News / South Africa

Virginia Keppler
2 minute read
22 May 2017
5:20 am

Police should be better trained to handle women abuse cases

Virginia Keppler

'At the same time the attitude of society needs to change by not hiding behind culture and tradition, Mathebe said.

Marchers on their way to the Union Buildings to protest against gender-based violence on 20 May 2017. Picture: Michel Bega

The message of hundreds of men echoed around the Union Buildings this weekend: we will not stand for violence against women. The Not in My Name march through Pretoria to the seat of government was organised in response to the latest spate of horrific crimes against women and children and to the #MenAreTrash campaign.

That campaign followed the gruesome death of Karabo Mokoena, 22. Her body was found in a patch of veld in Bramley, burned beyond recognition. Her 22-year old boyfriend, Sandile Mantsoe, has been charged with premeditated murder and defeating the ends of justice.

Not in My Name organiser Kholofelo Masha said he wanted South African men to take a firm stand against gender-based violence. He said men have heard the cries of women through the #MenAreTrash movement and that is why they were now mobilising to take responsibility for these crimes.

Katlego Rachel Mathebe, the speaker of the City of Tshwane – who joined Joburg’s mayor, Herman Mashaba, and other men on the march to Union Buildings – said women should not stand alone in solving their issues.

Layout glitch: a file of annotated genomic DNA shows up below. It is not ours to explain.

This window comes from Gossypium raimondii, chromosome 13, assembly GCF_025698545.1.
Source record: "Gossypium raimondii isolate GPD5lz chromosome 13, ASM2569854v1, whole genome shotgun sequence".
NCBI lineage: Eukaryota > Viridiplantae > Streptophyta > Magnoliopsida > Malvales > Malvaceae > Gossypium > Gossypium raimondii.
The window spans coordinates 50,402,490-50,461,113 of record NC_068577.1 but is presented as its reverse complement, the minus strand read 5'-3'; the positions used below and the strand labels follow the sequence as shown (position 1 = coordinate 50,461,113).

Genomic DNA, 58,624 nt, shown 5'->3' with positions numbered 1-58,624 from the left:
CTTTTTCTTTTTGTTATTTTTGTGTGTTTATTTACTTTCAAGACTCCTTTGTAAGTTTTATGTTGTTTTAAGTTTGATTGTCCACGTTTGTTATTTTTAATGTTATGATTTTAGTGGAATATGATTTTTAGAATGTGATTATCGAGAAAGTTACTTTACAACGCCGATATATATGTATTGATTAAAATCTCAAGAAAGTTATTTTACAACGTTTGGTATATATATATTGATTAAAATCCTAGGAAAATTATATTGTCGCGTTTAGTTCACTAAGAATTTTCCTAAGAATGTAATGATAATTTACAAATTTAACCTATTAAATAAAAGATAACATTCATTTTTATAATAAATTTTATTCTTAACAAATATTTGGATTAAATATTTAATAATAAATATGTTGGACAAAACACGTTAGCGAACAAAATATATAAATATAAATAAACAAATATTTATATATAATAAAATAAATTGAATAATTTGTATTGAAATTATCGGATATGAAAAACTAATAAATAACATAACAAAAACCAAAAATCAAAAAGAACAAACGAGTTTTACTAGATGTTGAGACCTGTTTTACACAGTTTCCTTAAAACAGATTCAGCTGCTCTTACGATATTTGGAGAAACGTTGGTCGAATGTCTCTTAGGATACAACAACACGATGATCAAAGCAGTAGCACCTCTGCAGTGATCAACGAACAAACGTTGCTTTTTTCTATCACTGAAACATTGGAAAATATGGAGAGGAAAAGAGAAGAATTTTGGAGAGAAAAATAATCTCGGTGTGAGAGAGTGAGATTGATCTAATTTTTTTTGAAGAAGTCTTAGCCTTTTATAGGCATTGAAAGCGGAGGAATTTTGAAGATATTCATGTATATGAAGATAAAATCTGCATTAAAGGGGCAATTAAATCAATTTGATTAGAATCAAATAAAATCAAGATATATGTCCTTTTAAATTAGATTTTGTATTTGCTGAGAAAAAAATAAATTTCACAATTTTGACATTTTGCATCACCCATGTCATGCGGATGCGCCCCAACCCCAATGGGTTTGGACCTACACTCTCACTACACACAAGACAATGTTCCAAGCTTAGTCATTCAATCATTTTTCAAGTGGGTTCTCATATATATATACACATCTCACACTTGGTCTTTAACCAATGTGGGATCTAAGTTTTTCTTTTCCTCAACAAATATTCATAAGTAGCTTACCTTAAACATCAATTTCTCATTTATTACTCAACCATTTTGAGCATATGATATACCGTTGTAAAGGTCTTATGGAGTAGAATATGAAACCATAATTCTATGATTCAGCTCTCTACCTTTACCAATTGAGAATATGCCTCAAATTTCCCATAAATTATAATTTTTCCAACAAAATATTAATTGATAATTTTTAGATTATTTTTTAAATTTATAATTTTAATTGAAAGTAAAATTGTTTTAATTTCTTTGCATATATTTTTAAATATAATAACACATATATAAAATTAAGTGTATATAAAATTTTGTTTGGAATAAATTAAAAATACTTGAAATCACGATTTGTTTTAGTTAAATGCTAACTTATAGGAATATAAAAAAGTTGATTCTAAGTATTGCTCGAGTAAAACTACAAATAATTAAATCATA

Mathebe said she was excited to see men taking up issues of women and children, and that she believed this was the beginning of a bigger vision. “In any democracy, when you have an active citizenry, your democracy cannot fail.

“The issues of children and women cannot only be solved by women’s movements alone and that is why I commend these men for their bravery,” Mathebe said. She added that the police should be better trained to handle cases of women and child abuse.

“At the same time the attitude of society needs to change by making sure we are open and do not hide behind culture and tradition,” Mathebe said. The march was called to fight against an “evil pandemic called femicide”.

Scores of women joined and also took part in the march. DA Shadow Minister of Police Zakhele Mbhele said the march was an important expression of outrage from men to other men.

– virginiak@citizen.co.za